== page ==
No response. It was as if I wasn’t there. I reluctantly start making my way down the hallway leading to the front desk. All of a sudden, about ten feet away from her, the woman who’s attention I had been clamoring for suddenly awoke from whatever daydream she was in. Her  eyes widened and she began waving and pointing at me. The front desk ladies turned around to see something I’m sure they were hoping not to see. I repeated the words “hospital,” and “ambulance” as I walked back to the pool. I grabbed a towel, and started to fold it up to absorb the bleeding. “Don’t lay down,” I reminded myself. “Keep the wound above the heart.” As I folded the towel, a crowd suddenly grew by the pool. Mouths agape are covered by protective hands. Widened eyes couldn’t seem to avert their gaze off of what they were seeing. I tried desperately to tell people to get my Vanessa.

“Mi esposa!,” I yelled. “Please! Room 16! Dies-y-seis! Please!!” I noticed a couple people frantically take off to get her. My towel folded, I place it on top of my head and sit down. I palpate my cervical spine to see if I feel any pain. Nothing right now.  I see a firefighter appear. He looks at me. His eyes widen. He tries to ask me what happened. Neither of us can understand each other. He gestures towards my towel; he wants to see the wound. I remove the towel. I kid you not, he gasps and recoils in horror. He doesn’t touch me, not once. Now mind you, I still remember my medical training. If I were the EMT attending that call, the first thing I do is smile at my patient to put him at ease and then grab him by the back of his head to stabilize c-spine. I mean, I wouldn’t ask. I take c-spine, and as I do, I talk to my patient. I keep their mind occupied through assessment questions. Here? Nothing.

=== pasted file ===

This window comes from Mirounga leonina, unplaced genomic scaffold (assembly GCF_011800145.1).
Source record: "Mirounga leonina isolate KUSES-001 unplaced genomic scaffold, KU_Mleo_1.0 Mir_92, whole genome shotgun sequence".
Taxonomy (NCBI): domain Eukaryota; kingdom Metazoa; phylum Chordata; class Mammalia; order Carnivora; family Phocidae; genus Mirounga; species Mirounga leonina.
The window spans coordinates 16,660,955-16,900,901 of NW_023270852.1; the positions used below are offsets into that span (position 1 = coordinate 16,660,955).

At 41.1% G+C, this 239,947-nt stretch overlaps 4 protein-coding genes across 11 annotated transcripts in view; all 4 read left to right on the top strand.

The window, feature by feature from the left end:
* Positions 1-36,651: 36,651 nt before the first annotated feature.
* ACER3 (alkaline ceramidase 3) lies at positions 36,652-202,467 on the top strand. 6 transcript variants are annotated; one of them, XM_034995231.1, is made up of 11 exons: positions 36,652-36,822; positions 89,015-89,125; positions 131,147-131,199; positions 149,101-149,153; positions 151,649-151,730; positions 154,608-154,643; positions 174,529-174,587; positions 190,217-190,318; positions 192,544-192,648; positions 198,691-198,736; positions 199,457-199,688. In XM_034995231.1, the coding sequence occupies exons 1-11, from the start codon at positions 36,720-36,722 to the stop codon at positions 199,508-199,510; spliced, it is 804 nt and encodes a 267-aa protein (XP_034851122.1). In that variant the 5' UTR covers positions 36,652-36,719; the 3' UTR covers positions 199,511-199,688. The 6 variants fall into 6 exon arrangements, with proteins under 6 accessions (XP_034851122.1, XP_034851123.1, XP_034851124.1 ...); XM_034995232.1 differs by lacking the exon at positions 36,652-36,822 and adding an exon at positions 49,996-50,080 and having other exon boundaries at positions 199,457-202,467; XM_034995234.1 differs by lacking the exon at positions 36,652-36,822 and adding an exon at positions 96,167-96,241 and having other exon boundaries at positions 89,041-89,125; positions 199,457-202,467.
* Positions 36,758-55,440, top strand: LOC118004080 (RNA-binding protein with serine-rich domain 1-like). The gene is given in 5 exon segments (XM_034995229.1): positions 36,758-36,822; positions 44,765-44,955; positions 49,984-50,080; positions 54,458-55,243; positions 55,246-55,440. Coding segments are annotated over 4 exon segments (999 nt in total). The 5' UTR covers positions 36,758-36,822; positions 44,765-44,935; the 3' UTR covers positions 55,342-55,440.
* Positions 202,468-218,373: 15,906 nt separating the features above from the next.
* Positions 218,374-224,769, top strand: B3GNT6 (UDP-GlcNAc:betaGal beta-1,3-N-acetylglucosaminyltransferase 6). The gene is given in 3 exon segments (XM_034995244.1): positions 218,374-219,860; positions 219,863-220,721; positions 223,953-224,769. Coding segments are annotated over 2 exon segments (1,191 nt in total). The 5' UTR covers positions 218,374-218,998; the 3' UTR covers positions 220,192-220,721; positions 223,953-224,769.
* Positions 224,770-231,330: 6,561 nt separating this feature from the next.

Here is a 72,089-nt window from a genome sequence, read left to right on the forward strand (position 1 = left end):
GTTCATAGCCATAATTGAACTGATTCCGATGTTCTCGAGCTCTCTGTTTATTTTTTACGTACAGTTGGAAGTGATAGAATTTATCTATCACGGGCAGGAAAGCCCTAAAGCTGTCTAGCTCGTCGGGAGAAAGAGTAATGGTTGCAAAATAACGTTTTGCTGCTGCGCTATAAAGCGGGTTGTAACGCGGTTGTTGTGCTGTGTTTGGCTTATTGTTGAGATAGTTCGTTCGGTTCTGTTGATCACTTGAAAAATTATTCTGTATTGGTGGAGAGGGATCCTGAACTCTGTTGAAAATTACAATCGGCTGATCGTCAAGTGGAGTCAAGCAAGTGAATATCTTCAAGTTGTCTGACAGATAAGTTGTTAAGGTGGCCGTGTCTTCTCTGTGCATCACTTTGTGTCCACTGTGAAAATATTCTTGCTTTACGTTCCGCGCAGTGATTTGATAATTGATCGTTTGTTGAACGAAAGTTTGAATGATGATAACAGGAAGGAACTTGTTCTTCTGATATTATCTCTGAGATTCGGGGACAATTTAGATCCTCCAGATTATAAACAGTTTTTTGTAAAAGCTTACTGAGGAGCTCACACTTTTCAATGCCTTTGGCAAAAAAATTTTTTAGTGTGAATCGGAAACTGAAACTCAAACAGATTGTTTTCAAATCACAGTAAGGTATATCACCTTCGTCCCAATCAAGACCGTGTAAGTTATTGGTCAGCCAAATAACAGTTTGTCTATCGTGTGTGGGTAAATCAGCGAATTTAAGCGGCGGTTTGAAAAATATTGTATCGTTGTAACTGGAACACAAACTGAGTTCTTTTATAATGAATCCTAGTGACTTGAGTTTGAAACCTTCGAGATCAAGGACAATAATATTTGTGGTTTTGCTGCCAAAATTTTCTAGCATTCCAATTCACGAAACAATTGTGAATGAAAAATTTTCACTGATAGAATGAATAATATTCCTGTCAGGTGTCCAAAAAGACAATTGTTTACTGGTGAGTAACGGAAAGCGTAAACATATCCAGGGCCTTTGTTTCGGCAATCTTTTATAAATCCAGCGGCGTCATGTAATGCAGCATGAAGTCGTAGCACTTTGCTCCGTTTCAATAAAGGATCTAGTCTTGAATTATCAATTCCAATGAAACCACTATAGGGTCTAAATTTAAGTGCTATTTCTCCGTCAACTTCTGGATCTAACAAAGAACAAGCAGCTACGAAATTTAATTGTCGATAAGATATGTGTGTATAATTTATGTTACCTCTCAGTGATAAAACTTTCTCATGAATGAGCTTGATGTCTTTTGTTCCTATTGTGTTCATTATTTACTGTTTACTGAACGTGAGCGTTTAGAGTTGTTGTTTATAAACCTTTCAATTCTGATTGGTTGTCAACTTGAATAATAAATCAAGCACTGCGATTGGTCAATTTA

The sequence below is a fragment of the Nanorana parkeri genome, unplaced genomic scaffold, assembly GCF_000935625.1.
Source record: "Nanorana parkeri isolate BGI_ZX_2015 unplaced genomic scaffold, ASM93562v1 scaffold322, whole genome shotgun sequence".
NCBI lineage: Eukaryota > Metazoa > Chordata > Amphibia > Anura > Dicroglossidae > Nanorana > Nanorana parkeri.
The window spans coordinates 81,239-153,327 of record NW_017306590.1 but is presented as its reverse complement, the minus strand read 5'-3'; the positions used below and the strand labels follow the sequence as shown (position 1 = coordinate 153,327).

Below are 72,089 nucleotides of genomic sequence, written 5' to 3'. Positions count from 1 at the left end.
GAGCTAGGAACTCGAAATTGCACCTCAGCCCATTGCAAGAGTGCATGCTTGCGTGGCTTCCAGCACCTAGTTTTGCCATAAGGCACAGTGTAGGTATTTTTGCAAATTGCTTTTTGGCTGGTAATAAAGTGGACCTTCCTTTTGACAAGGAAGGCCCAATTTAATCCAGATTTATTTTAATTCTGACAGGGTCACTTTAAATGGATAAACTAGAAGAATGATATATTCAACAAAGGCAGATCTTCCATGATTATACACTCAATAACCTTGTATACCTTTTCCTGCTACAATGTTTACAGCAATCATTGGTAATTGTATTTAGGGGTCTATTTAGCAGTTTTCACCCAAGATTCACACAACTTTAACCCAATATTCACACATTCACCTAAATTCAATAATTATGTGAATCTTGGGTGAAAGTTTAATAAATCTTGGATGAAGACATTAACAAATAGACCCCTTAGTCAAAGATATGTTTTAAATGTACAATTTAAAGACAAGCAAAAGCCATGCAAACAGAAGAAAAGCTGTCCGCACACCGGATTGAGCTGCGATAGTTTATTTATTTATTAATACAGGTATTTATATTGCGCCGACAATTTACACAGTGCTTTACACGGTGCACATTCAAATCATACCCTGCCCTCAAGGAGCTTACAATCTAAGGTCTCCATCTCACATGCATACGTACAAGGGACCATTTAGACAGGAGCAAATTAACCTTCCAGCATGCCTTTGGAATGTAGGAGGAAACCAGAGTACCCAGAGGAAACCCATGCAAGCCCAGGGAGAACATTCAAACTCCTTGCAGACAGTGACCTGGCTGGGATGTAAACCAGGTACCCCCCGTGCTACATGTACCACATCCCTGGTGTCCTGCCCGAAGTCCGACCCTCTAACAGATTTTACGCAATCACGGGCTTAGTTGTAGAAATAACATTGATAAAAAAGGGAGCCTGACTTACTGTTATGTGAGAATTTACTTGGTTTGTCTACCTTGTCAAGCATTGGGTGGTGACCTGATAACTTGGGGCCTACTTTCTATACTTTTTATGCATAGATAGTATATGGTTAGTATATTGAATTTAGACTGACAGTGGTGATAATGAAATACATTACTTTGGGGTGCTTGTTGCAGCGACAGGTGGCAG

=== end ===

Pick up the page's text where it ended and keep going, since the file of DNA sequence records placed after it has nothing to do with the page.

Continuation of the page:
Vanessa now shows up.

“I’m sorry babe. I’m so sorry. This was so stupid. I can’t believe it. It was so stupid,” I say to Vanessa.

My poor wife. Her expression as she suddenly grappled with what was happening made my conscience tighten. Her face when she realized that the puddles of  blood on the ground and the cries she had heard from her son were because I had gashed my head open… Made me lower my head in shame. I tell her that I have nothing on me; I need her to run back upstairs and get my identification. Which was good; when the hotel staff came up to tell her “emergencia!!” both our daughters were asleep. She took Isla and had to leave Everly in the room to figure out what was going on. The hotel staff ask me if I want to go to the public hospital, or a private one.

“I don’t know,” I reply. “Let’s just do the public one.”

The firefighter gestures toward the front door of the hotel, toward the ambulance. He doesn’t touch me. He does open the door into the back of the ambulance for me, though. There was a stretcher, a backboard, and some spider straps sitting there. No time for that, apparently. He had me sit on the bench in the back.

The ambulance goes lights-and-sirens to the hospital. We drive into the back of the hospital, and the firefighter lets me out the back and leads me to the doors.

My heart. Sank.

What do you envision when you think of a hospital? Do you think of dirt on the floors? Smudged, dirty walls? A stray dog sitting outside the front door? Me neither. But that’s what I was dealing with. I get led into what I can only assume is some kind of trauma room, still holding my towel on my head. The firefighter seems to be pleading my case, explaining to the nurse what he saw and his version of what happened. The nurse shook her head and gestured toward another room. I get lead back outside through another dirty hallway into an old room. I’m getting checked in. I get my blood pressure and pulse-ox taken. I could care less at this point; I want out. I want out of this hospital, I want out of Ecuador, I want out. I call my wife.